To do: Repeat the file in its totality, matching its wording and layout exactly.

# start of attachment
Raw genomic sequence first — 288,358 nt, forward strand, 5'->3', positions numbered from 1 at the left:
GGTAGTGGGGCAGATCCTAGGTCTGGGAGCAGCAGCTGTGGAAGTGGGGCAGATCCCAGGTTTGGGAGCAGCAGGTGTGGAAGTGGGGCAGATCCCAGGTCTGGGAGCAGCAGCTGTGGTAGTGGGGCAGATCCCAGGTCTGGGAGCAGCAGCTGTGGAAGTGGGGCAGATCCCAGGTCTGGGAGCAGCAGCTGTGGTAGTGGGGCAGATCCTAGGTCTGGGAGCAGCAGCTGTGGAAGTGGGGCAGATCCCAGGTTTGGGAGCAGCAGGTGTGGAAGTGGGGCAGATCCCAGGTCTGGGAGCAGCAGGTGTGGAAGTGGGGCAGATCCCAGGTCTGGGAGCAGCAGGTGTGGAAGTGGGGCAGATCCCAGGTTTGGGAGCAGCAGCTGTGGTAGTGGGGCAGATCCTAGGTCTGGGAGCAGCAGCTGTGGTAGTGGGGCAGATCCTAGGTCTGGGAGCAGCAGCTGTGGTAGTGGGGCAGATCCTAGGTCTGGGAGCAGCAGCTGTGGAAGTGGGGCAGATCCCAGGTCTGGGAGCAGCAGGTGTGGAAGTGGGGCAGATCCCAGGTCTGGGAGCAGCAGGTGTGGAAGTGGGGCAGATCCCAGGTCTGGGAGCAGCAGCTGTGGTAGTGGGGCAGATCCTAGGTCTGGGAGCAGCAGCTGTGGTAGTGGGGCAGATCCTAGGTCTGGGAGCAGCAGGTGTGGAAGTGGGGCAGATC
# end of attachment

Raw genomic sequence first — 288,358 nt, forward strand, 5'->3', positions numbered from 1 at the left:
GGTAGTGGGGCAGATCCTAGGTCTGGGAGCAGCAGCTGTGGAAGTGGGGCAGATCCCAGGTTTGGGAGCAGCAGGTGTGGAAGTGGGGCAGATCCCAGGTCTGGGAGCAGCAGCTGTGGTAGTGGGGCAGATCCCAGGTCTGGGAGCAGCAGCTGTGGAAGTGGGGCAGATCCCAGGTCTGGGAGCAGCAGCTGTGGTAGTGGGGCAGATCCTAGGTCTGGGAGCAGCAGCTGTGGAAGTGGGGCAGATCCCAGGTTTGGGAGCAGCAGGTGTGGAAGTGGGGCAGATCCCAGGTCTGGGAGCAGCAGGTGTGGAAGTGGGGCAGATCCCAGGTCTGGGAGCAGCAGGTGTGGAAGTGGGGCAGATCCCAGGTTTGGGAGCAGCAGCTGTGGTAGTGGGGCAGATCCTAGGTCTGGGAGCAGCAGCTGTGGTAGTGGGGCAGATCCTAGGTCTGGGAGCAGCAGCTGTGGTAGTGGGGCAGATCCTAGGTCTGGGAGCAGCAGCTGTGGAAGTGGGGCAGATCCCAGGTCTGGGAGCAGCAGGTGTGGAAGTGGGGCAGATCCCAGGTCTGGGAGCAGCAGGTGTGGAAGTGGGGCAGATCCCAGGTCTGGGAGCAGCAGCTGTGGTAGTGGGGCAGATCCTAGGTCTGGGAGCAGCAGCTGTGGTAGTGGGGCAGATCCTAGGTCTGGGAGCAGCAGGTGTGGAAGTGGGGCAGATC